Many of the tools that archaeologists find at Oneota sites are the same as those found at Woodland and Mississippian sites. The small triangular points used with bow and arrows are found at Oneota sites, along with scrapers, drills and bone awls. Grinding stones were still used, but now mainly for corn instead of nuts. Catlinite was used to make pipes and ornaments. Some artifacts, however, are unique to Oneota sites such as fish lures, disk pipes and bison or elk scapula hoes.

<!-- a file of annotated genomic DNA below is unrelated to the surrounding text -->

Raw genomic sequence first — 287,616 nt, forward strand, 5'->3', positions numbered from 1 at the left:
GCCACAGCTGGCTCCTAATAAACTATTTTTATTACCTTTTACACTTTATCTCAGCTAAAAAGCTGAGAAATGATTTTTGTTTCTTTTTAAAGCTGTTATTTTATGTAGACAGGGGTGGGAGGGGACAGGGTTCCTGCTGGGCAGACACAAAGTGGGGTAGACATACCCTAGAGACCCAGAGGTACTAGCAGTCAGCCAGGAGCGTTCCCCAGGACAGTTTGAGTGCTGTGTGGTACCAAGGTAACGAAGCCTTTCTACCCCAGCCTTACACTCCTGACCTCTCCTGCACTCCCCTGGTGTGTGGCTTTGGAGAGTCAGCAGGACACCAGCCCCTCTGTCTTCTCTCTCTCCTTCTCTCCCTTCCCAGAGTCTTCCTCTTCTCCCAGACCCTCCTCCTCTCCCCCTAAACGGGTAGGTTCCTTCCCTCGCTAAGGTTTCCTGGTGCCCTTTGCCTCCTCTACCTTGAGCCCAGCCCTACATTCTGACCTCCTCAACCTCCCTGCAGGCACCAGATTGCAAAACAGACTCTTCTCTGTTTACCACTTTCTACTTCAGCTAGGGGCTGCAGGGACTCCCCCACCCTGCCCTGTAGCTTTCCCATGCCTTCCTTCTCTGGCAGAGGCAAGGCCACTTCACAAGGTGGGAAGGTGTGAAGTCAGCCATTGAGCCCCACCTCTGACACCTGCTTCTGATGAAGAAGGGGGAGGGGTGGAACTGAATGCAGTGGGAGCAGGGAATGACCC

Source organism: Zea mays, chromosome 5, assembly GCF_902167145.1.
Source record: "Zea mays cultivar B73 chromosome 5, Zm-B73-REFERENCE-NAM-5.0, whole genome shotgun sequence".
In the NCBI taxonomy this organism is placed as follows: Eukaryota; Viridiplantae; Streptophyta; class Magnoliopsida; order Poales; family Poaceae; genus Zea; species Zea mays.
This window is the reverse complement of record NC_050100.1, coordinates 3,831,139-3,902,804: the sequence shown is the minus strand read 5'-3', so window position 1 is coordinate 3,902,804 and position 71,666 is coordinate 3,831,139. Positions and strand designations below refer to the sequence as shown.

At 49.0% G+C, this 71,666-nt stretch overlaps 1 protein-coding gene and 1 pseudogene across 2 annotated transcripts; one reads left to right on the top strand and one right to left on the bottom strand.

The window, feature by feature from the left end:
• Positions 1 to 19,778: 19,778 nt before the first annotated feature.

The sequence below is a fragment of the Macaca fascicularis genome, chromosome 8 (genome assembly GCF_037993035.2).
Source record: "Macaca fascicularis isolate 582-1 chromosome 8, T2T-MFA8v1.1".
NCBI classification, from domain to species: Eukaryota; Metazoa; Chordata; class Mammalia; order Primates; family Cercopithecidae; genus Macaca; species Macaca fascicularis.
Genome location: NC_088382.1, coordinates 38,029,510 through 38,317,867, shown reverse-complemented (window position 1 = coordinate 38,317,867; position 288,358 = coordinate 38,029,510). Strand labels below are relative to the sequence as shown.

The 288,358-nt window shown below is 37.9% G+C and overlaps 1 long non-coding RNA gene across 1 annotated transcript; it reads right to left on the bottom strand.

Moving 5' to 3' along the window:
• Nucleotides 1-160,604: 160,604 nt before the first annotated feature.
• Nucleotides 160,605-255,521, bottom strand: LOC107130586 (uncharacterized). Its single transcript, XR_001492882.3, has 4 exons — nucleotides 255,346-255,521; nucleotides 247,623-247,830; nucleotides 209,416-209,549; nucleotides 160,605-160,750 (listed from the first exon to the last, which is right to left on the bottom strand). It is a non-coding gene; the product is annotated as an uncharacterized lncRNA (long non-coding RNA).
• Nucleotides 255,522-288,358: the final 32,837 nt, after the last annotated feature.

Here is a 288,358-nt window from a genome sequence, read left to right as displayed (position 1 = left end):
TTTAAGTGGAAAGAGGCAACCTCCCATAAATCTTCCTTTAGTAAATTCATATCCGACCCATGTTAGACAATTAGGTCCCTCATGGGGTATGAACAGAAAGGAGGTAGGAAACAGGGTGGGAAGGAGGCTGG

Oneota pottery was different than that found at Woodland or Mississippian sites. Oneota pottery was tempered with clam shell and had the pumpkin shape similar to Mississippian pottery. The pots are also much larger than Woodland pots and suggest larger groups of people were cooking and eating together. The designs that the Oneota people put on their pots were, however, unique to the Oneota. Some of these designs were used in rock carvings and paintings. Archaeologists also find remains of bone rasps, whistles, shell spoons and turtle shell bowls.